Having clinical rotations in multiple locations throughout the state of Virginia allowed Kayla to gain experience working with individuals with various cultural, religious, socio-economic and ethnic backgrounds. “In my Takoma Park office, I work primarily with a lower income population, and there is often a language barrier with these patients. Through my clinical rotations at VCU, I had experience working with interpreters, finding documents and patient resources in other languages, as well as learning about the cultural differences between a patient and myself. All of these skills are things that I will continue to use throughout my career.”
alum.jpg [View Image]Santhosh Girirajan is currently an Assistant Professor in the Departments of Biochemistry and Molecular Biology and Anthropology at the Pennsylvania State University, University Park, PA. His laboratory studies the genetic basis of human neurodevelopmental disorders including intellectual disability, autism, and congenital malformation using high throughput genomic technologies.
"A major decision in my life was to move to Richmond from Michigan State University along with Sarah Elsea's laboratory in 2004 and that worked well for me" says Girirajan. "I think that I got an overall education in Human Molecular Genetics at VCU, learning from teachers with varied research interests, both in classrooms and in labs. I was fortunate to be exposed to research in developmental biology (Rita Shiang, Joyce Lloyd), statistical genetics (Ken Kendler, Lindon Eaves, Linda Corey, Brian Riley), Medical Genetics (Walter Nance, Arti Pandya), and model organisms (Mike Grotewiel, Jolene Windle, Jenny Wiley). He then quips, "The candidacy exams were tougher than other places that I have seen". But quickly adds, "Now, I think that is good, in a way, to raise standards and getting students to meet them!"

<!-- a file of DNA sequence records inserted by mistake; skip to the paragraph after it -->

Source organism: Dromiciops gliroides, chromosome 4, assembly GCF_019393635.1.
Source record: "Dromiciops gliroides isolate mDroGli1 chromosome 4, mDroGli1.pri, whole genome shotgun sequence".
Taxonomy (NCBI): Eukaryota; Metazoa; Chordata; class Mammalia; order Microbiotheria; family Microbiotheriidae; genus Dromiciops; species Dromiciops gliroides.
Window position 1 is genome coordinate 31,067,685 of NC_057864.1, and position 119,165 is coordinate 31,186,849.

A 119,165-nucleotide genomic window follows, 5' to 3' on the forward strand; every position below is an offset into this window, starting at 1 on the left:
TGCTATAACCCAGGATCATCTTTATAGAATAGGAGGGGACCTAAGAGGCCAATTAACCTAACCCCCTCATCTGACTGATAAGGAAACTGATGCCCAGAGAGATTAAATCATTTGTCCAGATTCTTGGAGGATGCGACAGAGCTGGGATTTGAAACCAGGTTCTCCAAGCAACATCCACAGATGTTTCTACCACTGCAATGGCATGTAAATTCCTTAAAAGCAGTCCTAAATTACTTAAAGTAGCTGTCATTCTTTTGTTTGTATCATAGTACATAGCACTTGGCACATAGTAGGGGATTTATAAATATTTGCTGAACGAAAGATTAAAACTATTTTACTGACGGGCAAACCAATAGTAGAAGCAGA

Girirajan graduated in 2008 and moved to Evan Eichler's laboratory at the University of Washington, Seattle, WA, to study the genomic basis of primate evolution and complex human disease. He started his new laboratory in July 2012 at the Pennsylvania State University and attributes his training for helping him handle his new responsibility -- "My mentors told me to take everything that I have learned so far and apply it".